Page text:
Sometimes life hurts.
We suffer. We heal. We move on.
But sometimes life hits back. Harder.
Lethal in its cruelty.
Shattering us into a million glittering shards
of pain and loss and anguish.
And we suffer, too broken to heal,
to become what we once were. — L.R Knost
How deeply I know that feeling of brokenness. I am personally acquainted — well acquainted — with the lethal cruelty that life can present. To heal the past requires that I pay close attention to the spiritual and emotional places within me in the present, to make sure I am healthy and whole right now. Only then will I find the strength to invite the pain of the past into my psyche so that I can face off against it.
I have learned through the years that it is not a good option to leave past pain where it is, to let it occupy the place within me it has claimed. This writing by L.R Knost is one of the best descriptions I have ever seen on healing from past pain.
Healing is not a straight and narrow road
that leads from darkness to light.
There’s no sudden epiphany to take
us from despair to serenity, no orchestrated
steps to move us from hurting to healed.
Healing is a winding mountain road with steep
climbs and sudden descents, breathtaking views
and breath-stealing drop-offs, dark tunnels
and blinding exposures, dead ends and
endless backtracks, rest stops and break downs,
sheer rock walls and panoramic vistas.
Healing is a journey with no destination,
because healing is the journey of every lifetime.
Indeed, “healing is the journey of every lifetime.” The reality is that the only way to heal from the pain of the past is to walk directly through the center of that pain in the present. Does it feel safer to just let the pain continue to smolder in the dark parts of myself? Of course it feels safer. It feels terrifying, in fact, downright terrifying.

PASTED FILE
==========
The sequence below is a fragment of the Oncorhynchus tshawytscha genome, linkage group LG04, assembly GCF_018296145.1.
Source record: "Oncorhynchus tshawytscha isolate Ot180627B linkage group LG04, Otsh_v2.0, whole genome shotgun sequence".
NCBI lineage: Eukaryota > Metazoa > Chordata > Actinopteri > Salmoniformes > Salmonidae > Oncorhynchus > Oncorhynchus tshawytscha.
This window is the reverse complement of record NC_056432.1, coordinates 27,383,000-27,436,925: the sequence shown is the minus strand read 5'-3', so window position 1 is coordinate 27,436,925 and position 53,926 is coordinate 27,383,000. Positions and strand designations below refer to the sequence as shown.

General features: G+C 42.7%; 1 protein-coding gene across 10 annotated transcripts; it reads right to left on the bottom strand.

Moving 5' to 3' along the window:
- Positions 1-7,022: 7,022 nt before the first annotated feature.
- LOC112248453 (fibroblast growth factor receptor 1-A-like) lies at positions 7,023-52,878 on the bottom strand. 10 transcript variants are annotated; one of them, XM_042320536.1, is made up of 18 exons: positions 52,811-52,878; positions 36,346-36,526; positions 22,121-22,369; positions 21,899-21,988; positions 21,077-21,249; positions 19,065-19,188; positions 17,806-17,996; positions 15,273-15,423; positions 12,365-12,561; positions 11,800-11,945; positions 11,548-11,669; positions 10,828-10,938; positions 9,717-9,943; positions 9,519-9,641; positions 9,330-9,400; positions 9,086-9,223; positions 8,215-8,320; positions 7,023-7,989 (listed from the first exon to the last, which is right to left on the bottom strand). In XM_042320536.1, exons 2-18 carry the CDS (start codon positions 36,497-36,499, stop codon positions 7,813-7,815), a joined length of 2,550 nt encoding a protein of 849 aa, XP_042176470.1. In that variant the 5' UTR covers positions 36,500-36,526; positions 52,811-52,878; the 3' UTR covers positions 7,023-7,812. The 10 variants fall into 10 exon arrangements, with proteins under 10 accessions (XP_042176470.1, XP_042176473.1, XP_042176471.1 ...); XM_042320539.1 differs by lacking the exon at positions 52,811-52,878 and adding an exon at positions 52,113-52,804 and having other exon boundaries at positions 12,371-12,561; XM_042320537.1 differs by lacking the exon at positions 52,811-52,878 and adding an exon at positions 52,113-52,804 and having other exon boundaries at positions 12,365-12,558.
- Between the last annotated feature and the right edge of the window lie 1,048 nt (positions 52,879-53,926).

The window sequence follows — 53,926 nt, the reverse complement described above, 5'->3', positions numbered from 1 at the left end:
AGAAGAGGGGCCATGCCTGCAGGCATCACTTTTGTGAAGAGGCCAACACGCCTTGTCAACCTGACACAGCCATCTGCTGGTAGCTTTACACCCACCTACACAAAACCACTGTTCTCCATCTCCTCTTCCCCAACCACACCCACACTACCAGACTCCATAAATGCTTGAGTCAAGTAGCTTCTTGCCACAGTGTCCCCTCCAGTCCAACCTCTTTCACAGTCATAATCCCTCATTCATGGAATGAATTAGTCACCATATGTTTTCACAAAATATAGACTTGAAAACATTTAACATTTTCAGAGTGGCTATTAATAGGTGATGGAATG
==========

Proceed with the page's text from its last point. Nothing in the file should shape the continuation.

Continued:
But the dark places in me will never heal spontaneously. I have to conquer the fear and open up to the possibility that God’s Spirit can breathe life back into those embers of pain snd rekindle the fires of unhealed hurts. So as I sit cautiously at the very edge of the fires of past pain, I cannot help but recall the comforting words of the prophet Isaiah.
When you pass through the waters,
I will be with you;
and when you pass through the rivers,
they will not sweep over you.
When you walk through the fire,
you will not be burned;
the flames will not set you ablaze.
— Isaiah 43:2 New International Version (NIV)
And so many times, I have found deep comfort in singing the beloved hymn, How Firm a Foundation.
When through fiery trials thy pathway shall lie, My grace, all sufficient, shall be thy supply. The flame shall not hurt thee; I only design Thy dross to consume and thy gold to refine.*
Text: Attr. to Robert Keen, ca. 1787. Music: Attr. to J. Ellis, ca. 1889
So the flames aren’t there to burn me. The flames are there to light my way through pain to healing. At times, I have approached those flames with courage and confidence. But at other times, I met the flames with terror.
Courage or terror — it didn’t matter really. I just walked through it just as I was, and as I did, the hurt transformed into hope. I had wounds, for sure, and lasting scars. But the scars tell a story of the battles I won and the battles I lost, and most importantly, the scars tell the story of a human who survived. So, in spite of fiery places of past pain, we learn to live as L.R. Knost says
. . . with the shards of pain and loss and anguish forever embedded in our souls,
and with shaking fingers we piece together the bloody fragments of who we were into a mosaic grotesque in its stark reality,
yet exquisite in its sharp-edged story of the tragic, breathless beauty of a human who survived life.
And we move on, often unaware of the light glittering behind us
showing others the way through the darkness.
This is a resilience we can be thankful for, a perseverance we can cherish, a strength straight from a present and faithful God that will ever — forever — sustain us. Amen.
* Hear the entire hymn, How Firm a Foundation, at this link: